We have expressed quantitative variables as median and interquartile range (IQR) based on the shape of the distribution determined by means of the Kolmogorov–Smirnov test, and categorical variables as percentages. In the univariate analysis, we compared groups using the Mann–Whiney U test for quantitative variables and the chi square test for categorical variables. We used the Wilcoxon signed-rank test to analyse differences between measurements made at different time points. Lastly, we calculated the Spearman correlation coefficient to assess the association of ONSD with intraoperative variables. We defined statistical significance as a p-value of less than 0.05. The analyses were performed with the software IBM SPSS Statistics version 20.0.


We analysed data for 23 patients. Twelve were female (52.2%) and the median age was 14 months (IQR, 9–24 months). The median weight was 7.5 kg (IQR, 5.4–9.4 kg). Apart from 2 patients who died (mortality, 8.7%), all patients underwent the ONSD measurements established in the study protocol. Thus, the analysis included data for 21 patients for the 24 h post-surgery time point.

Congenital heart disease with increased PBF was the indication for surgery in 15 patients (65.2%). To classify the sample according to surgical risk, we used the Risk Adjustment for Congenital Heart Surgery 1 (RACHS-1) score. Based on the RACHS-1 scores, 10 patients (43.5%) were category I, 9 patients (39.1%) category II and 4 patients (17.4%) category III. There were no patients classified into the higher risk categories.

As for the time variables, the median ECLS time was 60 min (IQR, 33−102 min) and the median aortic cross-clamp time 32 min (IQR, 16−64 min). Lastly, the median serum lactate level was 1.4 mmol/L (IQR, 1.0–2.2 mmol/L). Table 1 compares these data in the PBF groups.

Table 1.

Baseline characteristics by type of congenital heart disease.

  Increased PBF  Decreased PBF  P 
  n = 15  n = 8   
Male sex, n (%)  7 (63.6%)  4 (36.4%)  .61a 
Age, (months)  17 (9–32)  12.5 (9–18.5)  .21b 
Weight, (kg)  7.8 (5.5–11.0)  7.5 (5.3–8.0)  .03b 
RACHS-1 risk score, n (%)
10 (100%)  –  .001c 
II  –  4 (44.4%)   
III  5 (55.6%)  4 (100%)   
ECLS time (min)  49 (28−77)  99 (75.7−138.5)  .007b 
Aortic cross-clamp time (min)  20 (16−43)  51 (0.0−77.5)  .77b 
Blood lactate (mmol/L)  1.4 (0.90−1.70)  2.0 (1.12−4.00)  .11b 

All values expressed as median (IQR) unless otherwise specified.

ECLS, extracorporeal life support; PBF, pulmonary blood flow; RACHS-1 = Risk Adjustment for Congenital Heart Surgery 1.


Fisher exact test.


Mann–Whitney U test.


Chi square test.

The median baseline ONSD was 3.1 mm (IQR, 2.9–3.6 mm). We found asymmetry in the ONSD measurements in only 3 patients: one with a larger diameter in the left eye (difference, 0.4 mm) and 2 with the larger diameter in the right eye (differences of 0.7 and 0.5 mm). We found a strong correlation between the ONSD measurement of the left and right eyes (r = 0.872, P < .001).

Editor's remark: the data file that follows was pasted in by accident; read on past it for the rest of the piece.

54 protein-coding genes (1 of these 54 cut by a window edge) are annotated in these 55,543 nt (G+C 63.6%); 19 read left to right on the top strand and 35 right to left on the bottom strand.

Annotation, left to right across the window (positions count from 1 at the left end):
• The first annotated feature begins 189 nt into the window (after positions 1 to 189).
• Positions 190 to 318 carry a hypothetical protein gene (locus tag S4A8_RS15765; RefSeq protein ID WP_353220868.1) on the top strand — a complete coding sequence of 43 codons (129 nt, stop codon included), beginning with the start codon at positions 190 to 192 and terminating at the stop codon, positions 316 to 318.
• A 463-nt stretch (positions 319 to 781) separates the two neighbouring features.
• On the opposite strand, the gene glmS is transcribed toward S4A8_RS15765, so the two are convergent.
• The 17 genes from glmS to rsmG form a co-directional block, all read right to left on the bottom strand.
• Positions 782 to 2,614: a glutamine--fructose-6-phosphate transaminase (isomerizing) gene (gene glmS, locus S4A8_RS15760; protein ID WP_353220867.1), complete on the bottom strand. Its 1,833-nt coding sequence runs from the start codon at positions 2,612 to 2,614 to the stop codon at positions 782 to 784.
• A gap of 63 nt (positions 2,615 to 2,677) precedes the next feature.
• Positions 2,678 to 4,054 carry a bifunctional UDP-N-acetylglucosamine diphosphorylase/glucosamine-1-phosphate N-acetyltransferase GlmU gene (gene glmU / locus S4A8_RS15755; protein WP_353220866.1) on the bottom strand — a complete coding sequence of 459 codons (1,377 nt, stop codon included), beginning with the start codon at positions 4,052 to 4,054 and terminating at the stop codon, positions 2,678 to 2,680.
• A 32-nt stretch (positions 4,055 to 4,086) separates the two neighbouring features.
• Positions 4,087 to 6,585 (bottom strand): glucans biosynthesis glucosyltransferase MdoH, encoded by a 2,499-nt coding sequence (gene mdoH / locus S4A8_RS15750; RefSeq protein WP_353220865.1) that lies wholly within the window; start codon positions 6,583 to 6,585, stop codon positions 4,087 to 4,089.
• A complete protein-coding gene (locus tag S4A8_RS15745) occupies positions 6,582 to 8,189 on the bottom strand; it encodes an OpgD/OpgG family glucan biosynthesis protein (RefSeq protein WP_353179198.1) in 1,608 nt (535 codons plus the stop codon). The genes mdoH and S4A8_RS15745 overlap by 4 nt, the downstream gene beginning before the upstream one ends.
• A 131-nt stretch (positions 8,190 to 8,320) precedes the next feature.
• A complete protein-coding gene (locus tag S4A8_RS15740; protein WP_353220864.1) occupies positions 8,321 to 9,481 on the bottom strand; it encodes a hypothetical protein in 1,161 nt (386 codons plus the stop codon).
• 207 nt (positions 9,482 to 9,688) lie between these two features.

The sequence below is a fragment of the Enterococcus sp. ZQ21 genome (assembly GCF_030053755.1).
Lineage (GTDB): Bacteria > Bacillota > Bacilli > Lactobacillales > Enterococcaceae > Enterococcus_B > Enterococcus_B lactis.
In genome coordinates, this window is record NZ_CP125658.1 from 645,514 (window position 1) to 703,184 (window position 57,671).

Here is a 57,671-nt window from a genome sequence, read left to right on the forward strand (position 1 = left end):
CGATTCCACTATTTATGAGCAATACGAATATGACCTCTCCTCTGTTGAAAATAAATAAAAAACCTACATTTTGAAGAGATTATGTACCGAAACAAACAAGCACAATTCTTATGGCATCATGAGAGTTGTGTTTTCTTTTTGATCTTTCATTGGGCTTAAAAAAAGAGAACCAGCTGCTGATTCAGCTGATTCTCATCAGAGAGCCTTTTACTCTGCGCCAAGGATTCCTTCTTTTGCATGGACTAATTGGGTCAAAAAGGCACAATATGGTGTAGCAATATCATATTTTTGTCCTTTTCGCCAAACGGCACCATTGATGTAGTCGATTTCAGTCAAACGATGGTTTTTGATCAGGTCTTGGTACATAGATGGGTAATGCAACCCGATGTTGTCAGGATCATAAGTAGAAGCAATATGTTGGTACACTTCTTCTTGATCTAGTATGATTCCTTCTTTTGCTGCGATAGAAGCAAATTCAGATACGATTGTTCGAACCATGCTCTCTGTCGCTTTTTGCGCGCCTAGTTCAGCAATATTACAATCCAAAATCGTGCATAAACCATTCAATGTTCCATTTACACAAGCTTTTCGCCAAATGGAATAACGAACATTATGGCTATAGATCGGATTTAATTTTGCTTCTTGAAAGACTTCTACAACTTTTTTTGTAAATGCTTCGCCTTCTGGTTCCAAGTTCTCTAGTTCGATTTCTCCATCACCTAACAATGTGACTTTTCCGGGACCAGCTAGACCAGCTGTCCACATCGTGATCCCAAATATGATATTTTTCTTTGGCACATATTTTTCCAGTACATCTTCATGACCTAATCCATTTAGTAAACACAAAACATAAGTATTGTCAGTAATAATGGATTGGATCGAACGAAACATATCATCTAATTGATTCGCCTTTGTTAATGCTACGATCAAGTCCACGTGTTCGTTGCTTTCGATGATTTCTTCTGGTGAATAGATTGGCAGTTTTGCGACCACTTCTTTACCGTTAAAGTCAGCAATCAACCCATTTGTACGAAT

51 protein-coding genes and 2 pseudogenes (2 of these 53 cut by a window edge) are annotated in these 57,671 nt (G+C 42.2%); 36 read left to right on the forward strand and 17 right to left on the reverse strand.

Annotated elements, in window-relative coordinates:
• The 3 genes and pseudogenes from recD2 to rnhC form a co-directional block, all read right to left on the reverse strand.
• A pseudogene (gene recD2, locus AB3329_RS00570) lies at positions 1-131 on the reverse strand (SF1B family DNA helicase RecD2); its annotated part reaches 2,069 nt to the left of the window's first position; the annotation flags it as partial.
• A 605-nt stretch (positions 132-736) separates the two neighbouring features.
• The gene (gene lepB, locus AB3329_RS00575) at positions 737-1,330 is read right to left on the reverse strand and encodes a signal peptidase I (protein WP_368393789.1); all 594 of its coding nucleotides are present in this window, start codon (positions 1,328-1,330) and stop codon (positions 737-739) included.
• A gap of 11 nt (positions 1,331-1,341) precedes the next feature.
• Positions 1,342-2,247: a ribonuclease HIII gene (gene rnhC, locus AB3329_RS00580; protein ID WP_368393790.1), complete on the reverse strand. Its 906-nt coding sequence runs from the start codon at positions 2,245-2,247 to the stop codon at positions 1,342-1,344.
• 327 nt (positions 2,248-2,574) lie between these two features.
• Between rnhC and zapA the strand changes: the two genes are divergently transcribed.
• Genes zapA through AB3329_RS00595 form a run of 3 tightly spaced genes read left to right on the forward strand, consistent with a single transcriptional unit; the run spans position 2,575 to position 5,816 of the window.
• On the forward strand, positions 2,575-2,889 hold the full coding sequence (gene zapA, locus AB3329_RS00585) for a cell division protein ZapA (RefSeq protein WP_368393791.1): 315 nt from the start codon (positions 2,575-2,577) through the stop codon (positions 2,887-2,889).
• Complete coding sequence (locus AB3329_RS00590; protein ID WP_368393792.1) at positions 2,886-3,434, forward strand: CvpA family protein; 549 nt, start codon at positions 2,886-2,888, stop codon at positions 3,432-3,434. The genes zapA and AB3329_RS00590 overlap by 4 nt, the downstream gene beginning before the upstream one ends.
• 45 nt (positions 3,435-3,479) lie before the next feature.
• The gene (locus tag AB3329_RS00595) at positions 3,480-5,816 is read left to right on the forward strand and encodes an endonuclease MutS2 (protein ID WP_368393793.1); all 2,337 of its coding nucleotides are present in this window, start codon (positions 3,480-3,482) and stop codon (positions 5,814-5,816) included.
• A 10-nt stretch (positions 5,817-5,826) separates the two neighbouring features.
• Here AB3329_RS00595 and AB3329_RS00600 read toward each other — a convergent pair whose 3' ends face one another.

Relative to baseline, ONSD values had increased a median of 0.015 mm (IQR, –0.005 to 0.025 mm) at 6 h post surgery (P = .03), which resulted in a positive correlation between ECLS time and ONSD values at 6 h (Fig. 2), although the correlation was not statistically significant (P > .05). The ONSD values returned to baseline levels by 24 h post surgery, with a median change from baseline to 24 h of 0.31 mm (IQR, –0.055 to 0.78 mm). Table 2 shows the correlations coefficients obtained for the total sample and for each of the PBF groups. We found a statistically significant correlation between the ONSD and ECLS time for ONSD at 24 h (r = 0.476; P =  .029) and the change in ONSD from 6 to 24 h (r = –0.538; P = .012) in the total sample, and for the change in ONSD from 6 to 24 h in the group of patients with increased PBF (r = –0.706; P = .003), but not in the group of decreased PBF (Table 2).

Figure 2.

Correlation curves comparing extracorporeal life support time (ECLS) and optic nerve sheath diameter (ONSD) measured at 6 h (left) and 24 h (right) post surgery.

Table 2.

Correlation between cardiac surgery times, serum lactate and optic nerve sheath diameter.

  ONSD at 6 h  ONSD at 24 h  Δ ONSD Baseline—6 h  Δ ONSD Baseline—24 h  Δ ONSD 6 h–24 h 
Total sample
ECLS time  0.340  0.476*  0.014  –0.296  –0.538* 
Aortic cross–clamp time  –0.043  0.340  0.081  0.399  –0.436* 
Serum lactate  0.151  0.096  0.025  0.074  –0.310 
Increased PBF
ECLS time  0.108  0.453  0.029  0.370  –0.706** 
Aortic cross–clamp time  –0.072  0.326  0.189  0.214  –0.593* 
Serum lactate  –0.055  0.064  –0.026  0.115  –0.144 
Decreased PBF
ECLS time  –0.261  0.377  –0.048  0.377  –0.464 
Aortic cross–clamp time  –0.253  0.235  –0.037  0.471  0.088 
Serum lactate  0.000  0.257  –0.096  0.143  –0.714 

ECLS, extracorporeal life support; ONSD, optic nerve sheath diameter; PBF = pulmonary blood flow; Δ ONSD, difference between ONSD measurements.